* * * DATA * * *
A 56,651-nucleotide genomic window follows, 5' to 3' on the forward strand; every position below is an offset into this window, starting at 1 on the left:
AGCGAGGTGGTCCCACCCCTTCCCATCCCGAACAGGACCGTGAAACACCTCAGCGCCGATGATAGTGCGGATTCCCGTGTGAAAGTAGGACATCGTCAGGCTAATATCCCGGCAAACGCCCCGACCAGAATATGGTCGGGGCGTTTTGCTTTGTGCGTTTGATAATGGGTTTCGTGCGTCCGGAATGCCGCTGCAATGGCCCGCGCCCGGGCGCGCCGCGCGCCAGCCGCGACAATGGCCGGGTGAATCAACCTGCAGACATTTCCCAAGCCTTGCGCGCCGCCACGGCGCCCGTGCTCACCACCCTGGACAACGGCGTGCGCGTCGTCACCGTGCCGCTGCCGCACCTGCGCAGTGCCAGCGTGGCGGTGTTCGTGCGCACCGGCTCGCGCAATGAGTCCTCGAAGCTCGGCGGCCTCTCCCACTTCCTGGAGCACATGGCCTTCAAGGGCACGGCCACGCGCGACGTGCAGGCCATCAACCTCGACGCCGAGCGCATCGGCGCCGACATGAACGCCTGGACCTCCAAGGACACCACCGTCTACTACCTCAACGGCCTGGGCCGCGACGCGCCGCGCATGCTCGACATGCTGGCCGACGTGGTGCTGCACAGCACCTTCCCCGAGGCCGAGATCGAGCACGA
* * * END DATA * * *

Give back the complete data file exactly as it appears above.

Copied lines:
A 56,651-nucleotide genomic window follows, 5' to 3' on the forward strand; every position below is an offset into this window, starting at 1 on the left:
AGCGAGGTGGTCCCACCCCTTCCCATCCCGAACAGGACCGTGAAACACCTCAGCGCCGATGATAGTGCGGATTCCCGTGTGAAAGTAGGACATCGTCAGGCTAATATCCCGGCAAACGCCCCGACCAGAATATGGTCGGGGCGTTTTGCTTTGTGCGTTTGATAATGGGTTTCGTGCGTCCGGAATGCCGCTGCAATGGCCCGCGCCCGGGCGCGCCGCGCGCCAGCCGCGACAATGGCCGGGTGAATCAACCTGCAGACATTTCCCAAGCCTTGCGCGCCGCCACGGCGCCCGTGCTCACCACCCTGGACAACGGCGTGCGCGTCGTCACCGTGCCGCTGCCGCACCTGCGCAGTGCCAGCGTGGCGGTGTTCGTGCGCACCGGCTCGCGCAATGAGTCCTCGAAGCTCGGCGGCCTCTCCCACTTCCTGGAGCACATGGCCTTCAAGGGCACGGCCACGCGCGACGTGCAGGCCATCAACCTCGACGCCGAGCGCATCGGCGCCGACATGAACGCCTGGACCTCCAAGGACACCACCGTCTACTACCTCAACGGCCTGGGCCGCGACGCGCCGCGCATGCTCGACATGCTGGCCGACGTGGTGCTGCACAGCACCTTCCCCGAGGCCGAGATCGAGCACGA